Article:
Taijiquan (太極拳) practitioners likely know the importance of paying attention to what they are practicing, but they may not realize that it is natural and normal for humans to attenuate or “tune out” various signals that we receive. Since we are only capable of processing a quite limited amount of information at one time, we necessarily suppress the information that seems to be less important.
When the ability to suppress undesired sensory information (sensory regulation) is faulty, as in some autistic individuals, it is difficult to function since one is unable to sort out the meaningful information from the background noise and one can become overwhelmed by the multiple sensory inputs. So we need the ability to suppress information that we actually are receiving so that it does not distract or overwhelm us. It is not so much a matter of paying attention as it is a matter of what to pay attention to.
Although we are not aware of much of the information that we are receiving, this additional information can be listened to if we pay attention to it. This can be observed in individuals who have gone blind and who subsequently compensate by developing their awareness of signals from other senses like hearing, smelling, feeling air currents on the hairs of their skin, or heat on their skin, etc. This is information that most people receive, it is just that we have attenuated those signals when sight is our predominant sense organ.
Taijiquan teaches us to pay more attention to such senses as proprioception (awareness of the position and movement of the body) that would normally have less attention devoted to it. Heightened proprioception will give trained individuals more information from contact with other people than would be possible without training to heighten awareness of these information signals, and this is an important factor in Taijiquan as a martial art (as well as for balance in aging or ill individuals).
One could say that Taijiquan is learning to be aware of what one should be aware of. But this is difficult because our minds can really only focus attention to one or two things at a time, and most of our senses are constantly being suppressed. Until we become familiar enough with one aspect that it no longer requires our direct attention, we have difficulty paying attention to other things at the same time. We need to drill various things that require our attention long enough that we can do it correctly while no longer needing to devote much attention to it. Then we can rub our belly and pat our head simultaneously.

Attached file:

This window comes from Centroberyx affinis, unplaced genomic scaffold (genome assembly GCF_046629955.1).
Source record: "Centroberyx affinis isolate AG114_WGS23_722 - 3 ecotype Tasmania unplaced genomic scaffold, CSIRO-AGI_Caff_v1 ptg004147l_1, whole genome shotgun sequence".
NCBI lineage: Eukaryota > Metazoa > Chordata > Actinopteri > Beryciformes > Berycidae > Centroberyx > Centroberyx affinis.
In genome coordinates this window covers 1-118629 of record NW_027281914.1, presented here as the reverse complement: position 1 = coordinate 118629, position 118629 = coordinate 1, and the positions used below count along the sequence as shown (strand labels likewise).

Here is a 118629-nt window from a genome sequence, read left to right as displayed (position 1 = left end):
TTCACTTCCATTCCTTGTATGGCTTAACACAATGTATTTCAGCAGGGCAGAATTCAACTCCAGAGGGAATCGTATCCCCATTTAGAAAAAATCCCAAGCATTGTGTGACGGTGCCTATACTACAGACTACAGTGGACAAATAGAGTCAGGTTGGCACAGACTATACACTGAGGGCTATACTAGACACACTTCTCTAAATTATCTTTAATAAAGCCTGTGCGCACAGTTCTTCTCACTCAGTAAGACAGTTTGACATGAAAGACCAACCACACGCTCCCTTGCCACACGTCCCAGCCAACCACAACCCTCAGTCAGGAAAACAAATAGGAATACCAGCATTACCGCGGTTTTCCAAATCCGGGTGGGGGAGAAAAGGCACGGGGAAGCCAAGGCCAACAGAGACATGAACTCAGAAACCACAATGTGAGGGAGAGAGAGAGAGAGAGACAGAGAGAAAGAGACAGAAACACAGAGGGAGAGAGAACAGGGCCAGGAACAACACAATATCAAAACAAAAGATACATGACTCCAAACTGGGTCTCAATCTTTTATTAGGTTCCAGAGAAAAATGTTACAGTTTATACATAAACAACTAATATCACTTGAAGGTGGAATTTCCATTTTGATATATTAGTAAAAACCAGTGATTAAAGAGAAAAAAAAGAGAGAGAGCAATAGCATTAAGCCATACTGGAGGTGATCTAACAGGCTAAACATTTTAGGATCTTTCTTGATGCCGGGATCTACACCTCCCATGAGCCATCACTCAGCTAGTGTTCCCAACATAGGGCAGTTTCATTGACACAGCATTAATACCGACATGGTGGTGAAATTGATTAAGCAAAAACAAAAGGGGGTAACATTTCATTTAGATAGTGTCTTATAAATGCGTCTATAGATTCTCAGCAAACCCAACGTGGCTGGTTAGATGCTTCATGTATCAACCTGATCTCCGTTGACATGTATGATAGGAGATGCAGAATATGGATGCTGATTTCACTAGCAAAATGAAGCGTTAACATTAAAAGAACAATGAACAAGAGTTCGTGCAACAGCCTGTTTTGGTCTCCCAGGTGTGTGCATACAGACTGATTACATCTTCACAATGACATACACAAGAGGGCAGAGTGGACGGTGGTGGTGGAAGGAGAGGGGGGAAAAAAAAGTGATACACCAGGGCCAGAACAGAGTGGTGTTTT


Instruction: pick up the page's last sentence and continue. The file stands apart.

We have practiced constantly adjusting our bodies to remain balanced and upright so long that most of us no longer realize that we are actively doing it. But the awareness of the difficulty of balancing returns with frailty due to aging. It can also be demonstrated in healthy young individuals by having them balance on one leg with their eyes closed. Almost everyone trying to balance on one leg with their eyes closed will realize the effort, and the attention needed to do so, even though it seems automatic during normal daily activities.
Fortunately, we are typically quite good at recognizing when we are losing our balance. Because of this, practices like pushing hands (推手 tui shou) can be used to examine the moment when we go off balance and train to make corrections. If we know when we go off balance, then we can direct our attention to the conditions present at that moment. We need awareness of problems before we can hope to make adjustments that correct the defects that lead to our being off balanced.
Another effect of our limited ability to process multiple stimuli simultaneously is the so called “monkey mind” (心猿 xinyuan) where our attention jumps around from one thing to another and never really pays much attention to any of them. We go from having our attention captured by one thing only to notice something else and shift our attention there, and on and on, never really being able to settle into a state where we can see the big picture rather than restlessly chasing after numerous individual stimuli.
A common example of our mental limitations is when we are corrected on one movement in our form sequence we often then mess up the movement preceding the one being worked on. Our mind jumps ahead to the corrected move and the attention is directed to the correction one is anticipating making, with the result that the attention wanders from its preceding movement. When the mind focuses ahead, it is difficult to pay attention to the present. We tend to focus on the past (the mistake we made that needed correcting), as well as the future (how should the next movement be done to correct the past mistake), and often miss having our attention on the present.
Because of the “monkey mind” and other mental limitations, martial artists can often benefit from meditation and other mind calming and training practices. In Taijiquan, the cultivation of a calm mind through slow form practice serves as a “meditation in motion.” The slowness also allows practitioners enough time to mentally process the many components that are involved in the art, without having to jump ahead to the next movement before finishing the current one; therefore allowing one to keep the mind in the present moment throughout the form.
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